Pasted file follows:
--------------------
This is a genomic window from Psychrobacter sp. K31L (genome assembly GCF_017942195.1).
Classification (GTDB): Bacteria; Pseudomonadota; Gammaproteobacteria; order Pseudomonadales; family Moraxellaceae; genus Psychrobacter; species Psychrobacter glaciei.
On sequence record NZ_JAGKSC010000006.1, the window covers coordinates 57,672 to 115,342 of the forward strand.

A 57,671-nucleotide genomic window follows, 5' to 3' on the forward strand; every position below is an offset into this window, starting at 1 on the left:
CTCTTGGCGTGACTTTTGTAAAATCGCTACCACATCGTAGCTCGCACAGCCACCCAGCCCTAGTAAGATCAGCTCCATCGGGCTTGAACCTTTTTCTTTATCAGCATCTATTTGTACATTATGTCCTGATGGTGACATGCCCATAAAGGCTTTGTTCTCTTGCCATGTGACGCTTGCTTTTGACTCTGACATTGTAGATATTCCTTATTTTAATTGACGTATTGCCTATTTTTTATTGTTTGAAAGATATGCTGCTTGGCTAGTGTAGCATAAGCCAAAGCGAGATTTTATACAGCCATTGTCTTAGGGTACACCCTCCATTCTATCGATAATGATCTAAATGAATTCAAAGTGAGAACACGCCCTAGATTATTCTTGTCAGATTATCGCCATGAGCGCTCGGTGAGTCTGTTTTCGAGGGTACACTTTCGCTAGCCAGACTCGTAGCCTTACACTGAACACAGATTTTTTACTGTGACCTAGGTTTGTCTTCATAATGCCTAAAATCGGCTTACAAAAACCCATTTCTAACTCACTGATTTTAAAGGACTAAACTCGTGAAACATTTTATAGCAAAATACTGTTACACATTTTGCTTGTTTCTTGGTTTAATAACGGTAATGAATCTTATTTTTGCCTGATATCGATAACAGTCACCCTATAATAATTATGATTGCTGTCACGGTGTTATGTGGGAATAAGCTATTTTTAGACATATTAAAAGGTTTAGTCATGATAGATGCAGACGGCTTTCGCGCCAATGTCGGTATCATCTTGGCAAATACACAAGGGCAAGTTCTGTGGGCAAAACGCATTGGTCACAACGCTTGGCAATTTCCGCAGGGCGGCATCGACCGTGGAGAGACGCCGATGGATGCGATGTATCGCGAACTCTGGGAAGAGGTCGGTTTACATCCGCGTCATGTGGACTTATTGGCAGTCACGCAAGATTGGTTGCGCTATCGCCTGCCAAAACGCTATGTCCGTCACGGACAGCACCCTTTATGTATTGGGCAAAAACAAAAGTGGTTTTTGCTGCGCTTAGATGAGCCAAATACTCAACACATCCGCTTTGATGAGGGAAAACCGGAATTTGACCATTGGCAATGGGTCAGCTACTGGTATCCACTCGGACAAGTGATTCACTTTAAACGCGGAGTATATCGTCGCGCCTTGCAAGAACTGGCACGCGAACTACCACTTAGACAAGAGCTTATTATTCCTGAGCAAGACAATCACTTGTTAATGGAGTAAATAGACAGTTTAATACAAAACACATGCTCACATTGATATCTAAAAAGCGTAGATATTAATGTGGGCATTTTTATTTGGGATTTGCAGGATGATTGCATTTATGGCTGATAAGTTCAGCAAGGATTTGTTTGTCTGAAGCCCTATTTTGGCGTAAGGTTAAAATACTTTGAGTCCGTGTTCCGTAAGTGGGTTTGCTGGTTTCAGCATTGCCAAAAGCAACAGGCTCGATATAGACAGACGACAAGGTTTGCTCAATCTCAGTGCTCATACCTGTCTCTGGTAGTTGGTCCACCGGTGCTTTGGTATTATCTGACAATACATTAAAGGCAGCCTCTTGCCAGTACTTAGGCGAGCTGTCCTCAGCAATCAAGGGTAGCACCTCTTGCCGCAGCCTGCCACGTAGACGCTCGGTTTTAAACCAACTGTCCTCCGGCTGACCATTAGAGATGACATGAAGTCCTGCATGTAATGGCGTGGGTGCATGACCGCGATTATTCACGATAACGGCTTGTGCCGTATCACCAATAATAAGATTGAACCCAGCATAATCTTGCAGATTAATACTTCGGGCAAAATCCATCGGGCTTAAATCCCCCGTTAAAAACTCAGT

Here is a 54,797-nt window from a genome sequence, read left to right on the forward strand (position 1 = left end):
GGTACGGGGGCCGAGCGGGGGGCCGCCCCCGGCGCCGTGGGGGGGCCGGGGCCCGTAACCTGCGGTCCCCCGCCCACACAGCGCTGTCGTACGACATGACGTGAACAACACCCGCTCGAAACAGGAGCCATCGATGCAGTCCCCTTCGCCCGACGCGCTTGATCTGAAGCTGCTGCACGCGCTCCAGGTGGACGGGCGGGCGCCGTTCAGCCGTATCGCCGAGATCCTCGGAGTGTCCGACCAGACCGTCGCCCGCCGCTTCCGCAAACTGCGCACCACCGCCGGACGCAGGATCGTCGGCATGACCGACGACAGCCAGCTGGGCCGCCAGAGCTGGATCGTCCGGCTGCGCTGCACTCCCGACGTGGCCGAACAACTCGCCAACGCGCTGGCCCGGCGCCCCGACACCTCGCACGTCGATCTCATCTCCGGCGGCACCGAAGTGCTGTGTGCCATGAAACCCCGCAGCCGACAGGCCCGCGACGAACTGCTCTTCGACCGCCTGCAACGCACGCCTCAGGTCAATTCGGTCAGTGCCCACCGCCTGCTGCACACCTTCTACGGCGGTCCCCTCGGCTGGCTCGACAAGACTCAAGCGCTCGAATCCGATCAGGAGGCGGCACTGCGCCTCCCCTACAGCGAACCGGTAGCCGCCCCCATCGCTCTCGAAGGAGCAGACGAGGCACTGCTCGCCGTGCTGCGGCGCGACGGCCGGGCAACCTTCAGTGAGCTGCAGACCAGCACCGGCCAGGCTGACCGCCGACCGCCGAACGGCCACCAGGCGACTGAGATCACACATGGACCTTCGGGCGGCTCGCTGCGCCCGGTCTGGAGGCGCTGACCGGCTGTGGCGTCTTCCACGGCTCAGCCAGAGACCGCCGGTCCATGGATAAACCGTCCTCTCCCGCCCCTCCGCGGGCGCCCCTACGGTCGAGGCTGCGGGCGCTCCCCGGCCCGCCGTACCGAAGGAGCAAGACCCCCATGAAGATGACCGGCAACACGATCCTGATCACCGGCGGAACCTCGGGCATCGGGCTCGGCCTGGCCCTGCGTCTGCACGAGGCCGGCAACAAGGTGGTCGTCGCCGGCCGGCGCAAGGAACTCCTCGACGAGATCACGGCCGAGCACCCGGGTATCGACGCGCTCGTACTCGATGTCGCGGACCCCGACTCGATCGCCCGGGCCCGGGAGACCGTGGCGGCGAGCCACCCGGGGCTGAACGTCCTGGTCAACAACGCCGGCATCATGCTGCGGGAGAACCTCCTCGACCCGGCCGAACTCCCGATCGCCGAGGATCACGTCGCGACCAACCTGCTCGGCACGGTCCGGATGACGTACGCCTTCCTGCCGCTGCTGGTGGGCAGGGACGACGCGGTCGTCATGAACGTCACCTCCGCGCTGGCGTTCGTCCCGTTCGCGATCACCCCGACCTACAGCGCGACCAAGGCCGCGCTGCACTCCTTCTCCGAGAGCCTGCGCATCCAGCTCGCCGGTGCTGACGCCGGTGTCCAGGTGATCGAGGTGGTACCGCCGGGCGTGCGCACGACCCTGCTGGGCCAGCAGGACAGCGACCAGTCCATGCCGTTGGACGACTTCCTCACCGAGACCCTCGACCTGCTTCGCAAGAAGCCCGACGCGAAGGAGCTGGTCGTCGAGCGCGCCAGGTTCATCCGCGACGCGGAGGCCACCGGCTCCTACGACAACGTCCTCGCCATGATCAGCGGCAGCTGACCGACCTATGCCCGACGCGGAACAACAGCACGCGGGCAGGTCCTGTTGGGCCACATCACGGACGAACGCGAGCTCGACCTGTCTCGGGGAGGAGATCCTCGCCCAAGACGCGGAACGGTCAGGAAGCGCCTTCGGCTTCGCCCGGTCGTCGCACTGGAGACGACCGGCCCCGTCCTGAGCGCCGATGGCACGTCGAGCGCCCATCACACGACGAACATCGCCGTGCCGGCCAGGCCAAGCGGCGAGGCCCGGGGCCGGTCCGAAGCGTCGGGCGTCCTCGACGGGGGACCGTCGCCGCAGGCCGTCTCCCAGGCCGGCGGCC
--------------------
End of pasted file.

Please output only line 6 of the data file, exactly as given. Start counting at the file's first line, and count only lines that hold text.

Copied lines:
Here is a 54,797-nt window from a genome sequence, read left to right on the forward strand (position 1 = left end):